Unprincipled Righteousness, Inconsistent Thought, & Double Standards

I’m really liking these comparisons.

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Sauce for the goose is sauce for the gander.

The one thing that always irks me is inconsistency. So many people don’t think how they set up double standards in their own thinking, thus causing dissociation between different parts of their experience. The only way to avoid self-serving and self-deluding rationalizations is with self-awareness.

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Our politics shouldn’t be about defending our small group interest, whether views of pro-gun-rights or prochoice (or whatever else), by attacking everyone else who disagrees or who is a member of a different political party, race, ethnicity, etc.

In a large nation like this, we all share the responsibility of governance, to ensure it is both good and just. Our government is supposed to be of the people, that is to say all the people, not just some of the people. What we apply to other Americans we need to apply to ourselves. And what we apply to ourselves we need to apply to other Americans.

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This last one is about anti-government types, the radical right-libertarians and their allies. It points to the problem of any ideology (left or right) being brought to its radical extreme, as can often be seen in political rhetoric.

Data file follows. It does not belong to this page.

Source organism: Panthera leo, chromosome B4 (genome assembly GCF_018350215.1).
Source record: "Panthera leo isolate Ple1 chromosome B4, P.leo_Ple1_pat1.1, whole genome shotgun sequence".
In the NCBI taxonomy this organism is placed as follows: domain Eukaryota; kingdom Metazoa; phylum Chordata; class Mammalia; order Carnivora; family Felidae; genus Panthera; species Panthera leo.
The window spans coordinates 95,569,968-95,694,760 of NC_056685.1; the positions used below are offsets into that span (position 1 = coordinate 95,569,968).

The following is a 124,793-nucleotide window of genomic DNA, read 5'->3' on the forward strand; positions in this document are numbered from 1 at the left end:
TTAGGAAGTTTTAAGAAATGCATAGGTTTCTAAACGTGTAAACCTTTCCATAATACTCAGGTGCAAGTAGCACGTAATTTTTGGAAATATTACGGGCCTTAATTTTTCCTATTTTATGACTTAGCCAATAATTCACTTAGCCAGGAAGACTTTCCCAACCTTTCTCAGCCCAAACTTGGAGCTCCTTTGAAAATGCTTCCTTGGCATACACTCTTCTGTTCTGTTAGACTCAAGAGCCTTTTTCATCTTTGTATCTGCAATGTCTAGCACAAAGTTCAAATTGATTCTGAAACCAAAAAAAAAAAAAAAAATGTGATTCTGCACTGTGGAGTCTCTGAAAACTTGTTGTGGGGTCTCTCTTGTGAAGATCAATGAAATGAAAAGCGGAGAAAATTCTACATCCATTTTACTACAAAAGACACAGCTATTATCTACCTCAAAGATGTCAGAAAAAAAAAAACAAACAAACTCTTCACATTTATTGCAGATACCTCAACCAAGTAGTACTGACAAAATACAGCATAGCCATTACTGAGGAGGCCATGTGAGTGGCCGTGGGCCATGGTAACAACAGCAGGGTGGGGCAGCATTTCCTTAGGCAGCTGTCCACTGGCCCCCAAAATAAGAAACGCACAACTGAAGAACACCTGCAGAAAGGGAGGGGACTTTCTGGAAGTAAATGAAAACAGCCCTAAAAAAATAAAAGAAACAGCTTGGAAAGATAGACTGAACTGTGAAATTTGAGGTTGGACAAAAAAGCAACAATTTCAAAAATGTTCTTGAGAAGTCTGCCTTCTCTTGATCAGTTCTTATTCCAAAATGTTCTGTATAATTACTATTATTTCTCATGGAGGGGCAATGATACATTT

It is one thing to be critical of government as one criticizes anything (corporations, churches, etc) when they deserve criticism. But it is a whole other matter to dismiss government or dismiss any other social institution. There are real world consequences to nice sounding rhetoric. It isn’t or shouldn’t be just about winning elections. What matters is making a better society where easily avoidable catastrophes don’t happen, catastrophes such as the poisoned water in West Virginia.

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Combined together, the messages above make a greater point.

Maybe we should base our opinions on principles, not partisanship (or any other form of groupthink). Maybe we should feel the same moral outrage when a principle is ignored or betrayed in one situation as we feel in another. Moral outrage without principle is blind. Principle without moral outrage is impotent. Both can be dangerous.

These are directed at the right, but the same applies to us all. Certainly, Democrats have no lack of inconsistency as well.

It is human to occasionally fall into inconsistency, but it is also in our nature to care about bettering ourselves and also bettering our communities. Each of us eventually comes to a point where we are forced to chose between maintaining our self-serving rationalizations or taking our principles seriously.


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